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Table 2 Examples of participant quotes for theme 1 The ‘Fit’ of the workbook

From: Developing an emotional coping skills workbook for inpatient psychiatric settings: a focus group investigation

1.1 A stressful working environment FG3-P7: Coming to them with more paperwork is just like ‘Are you kidding me?’ It’s like asking for […] a limb.
FG1-P1: In a ward where things happen so quickly, you might not have the time to be able to sit with the patient and actually go through this.
FG2-P2: Recently we had one, she actually broke the door …..the team are all trying to deal with her but she had broken the fire and the doors are wide open and she managed to leave.
I2: The institution has to be run to keep the institution running and keep the people safe – it’s not centred on the needs of the people who are in it.
FG3-P7: I think it’s how it’s sold to them. And how you sit and talk through and say, you know, ‘you do provide one-to-one to your patient, all’s we’re asking is that you bring this book… I think it’s my job and it’s [my clinical team leader’s] job to stand there and go ‘We need to stop and think why exactly why are we here - we are here for the patients and to provide them one-to-one time.’
1.2 A culture of emotional neglect FG4-P6: Some of our patients we have to forcibly give IM medication, we have to put them in seclusion….You’re chemically calming someone down with medication.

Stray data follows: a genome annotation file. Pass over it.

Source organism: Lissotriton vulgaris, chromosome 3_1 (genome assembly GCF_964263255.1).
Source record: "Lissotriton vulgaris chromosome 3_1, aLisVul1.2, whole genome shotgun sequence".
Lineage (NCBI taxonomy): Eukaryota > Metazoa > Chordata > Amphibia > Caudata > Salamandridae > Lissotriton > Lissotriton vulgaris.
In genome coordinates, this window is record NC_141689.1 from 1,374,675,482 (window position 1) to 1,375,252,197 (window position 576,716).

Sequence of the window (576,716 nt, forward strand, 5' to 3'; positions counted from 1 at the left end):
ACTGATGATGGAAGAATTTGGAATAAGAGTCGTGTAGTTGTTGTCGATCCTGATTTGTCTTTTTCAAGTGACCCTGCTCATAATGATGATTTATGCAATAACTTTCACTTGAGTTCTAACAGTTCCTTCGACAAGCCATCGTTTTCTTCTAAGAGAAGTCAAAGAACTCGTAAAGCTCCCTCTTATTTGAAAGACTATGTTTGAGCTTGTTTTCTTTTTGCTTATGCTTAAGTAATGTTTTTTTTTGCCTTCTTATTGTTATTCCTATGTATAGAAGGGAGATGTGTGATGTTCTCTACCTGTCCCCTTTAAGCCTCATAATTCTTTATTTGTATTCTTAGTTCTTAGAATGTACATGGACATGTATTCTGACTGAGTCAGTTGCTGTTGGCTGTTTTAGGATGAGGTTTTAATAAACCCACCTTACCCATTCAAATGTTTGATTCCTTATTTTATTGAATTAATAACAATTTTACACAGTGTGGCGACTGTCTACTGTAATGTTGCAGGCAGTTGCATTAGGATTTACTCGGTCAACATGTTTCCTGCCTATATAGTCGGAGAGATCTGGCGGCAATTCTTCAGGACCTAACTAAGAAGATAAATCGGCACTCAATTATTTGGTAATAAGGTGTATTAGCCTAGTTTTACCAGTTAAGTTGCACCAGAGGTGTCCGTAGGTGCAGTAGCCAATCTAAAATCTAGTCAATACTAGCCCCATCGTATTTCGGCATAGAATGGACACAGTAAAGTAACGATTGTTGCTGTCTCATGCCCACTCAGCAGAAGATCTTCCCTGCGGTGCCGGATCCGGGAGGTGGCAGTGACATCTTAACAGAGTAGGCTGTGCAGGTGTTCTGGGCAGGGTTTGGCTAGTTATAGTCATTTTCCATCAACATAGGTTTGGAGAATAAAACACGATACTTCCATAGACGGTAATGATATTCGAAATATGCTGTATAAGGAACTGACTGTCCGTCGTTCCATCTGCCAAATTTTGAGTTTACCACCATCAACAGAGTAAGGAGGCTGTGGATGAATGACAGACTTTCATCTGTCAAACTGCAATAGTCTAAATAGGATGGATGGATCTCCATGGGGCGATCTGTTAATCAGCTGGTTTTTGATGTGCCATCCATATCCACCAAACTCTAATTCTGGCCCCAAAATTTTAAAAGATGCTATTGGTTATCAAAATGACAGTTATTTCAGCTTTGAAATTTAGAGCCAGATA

I2: The hospital is very medical though, in that it is symptom-focused, it’s not emotion-focused… there often isn’t an interest in the phenomenology of emotion because it isn’t really part of the medical model… [it’s] about stabilising people medically and getting them back into the community.
FG3-P3: We witness lots and lots of…distress symptoms and emotions from people …some staff that don’t have, necessarily, the confidence – will feel very resistant. I think that they’re going to be quite scared of what people might say and then how to deal with that.
FG2-P1: We’ve tried to …get patients to reflect just recently about small, superficial self-harming behaviours, and they don’t want to make the connections with their emotions. They’re just demanding …cigarettes and medication. They don’t want to look inwards at their emotions
FG3-P3: A lot of people who come through our doors haven’t actually gained those words in their youth….What are emotions? What actually are the emotions you experience? Therefore they can’t describe them because they don’t know them.
1.3 Adding structure and confidence to current nursing practice FG1-P4: A few things that you point out [are] what we do already anyway…. things like trying to encourage patients to try and distract themselves ….And other situations where we’ve tried to sit down with the patients and identify why they got so emotionally aroused in the first place.
FG3-P7: For their one-to-ones it’s definitely something they’re [already] doing…. this is just more formally put on paper, it’s structured and if you’re sitting with somebody with this in front of you it feels more like an engagement, it just seems more therapeutic.
FG1-P5: This book is very informative, educative, there is a lot of useful information that we can actually deduce from this book. It actually refreshes what you know…it’s very helpful.
FG1-P1: The questions in there to ask would be quite helpful [for]…trying to get them to use their own insight to figure out why they feel like this.
FG2-P2: I think it’s good to read through to get ideas for engagement tactics …it helps me understand my clients better and then …gives me ideas for more positive interactions I can have with my patients.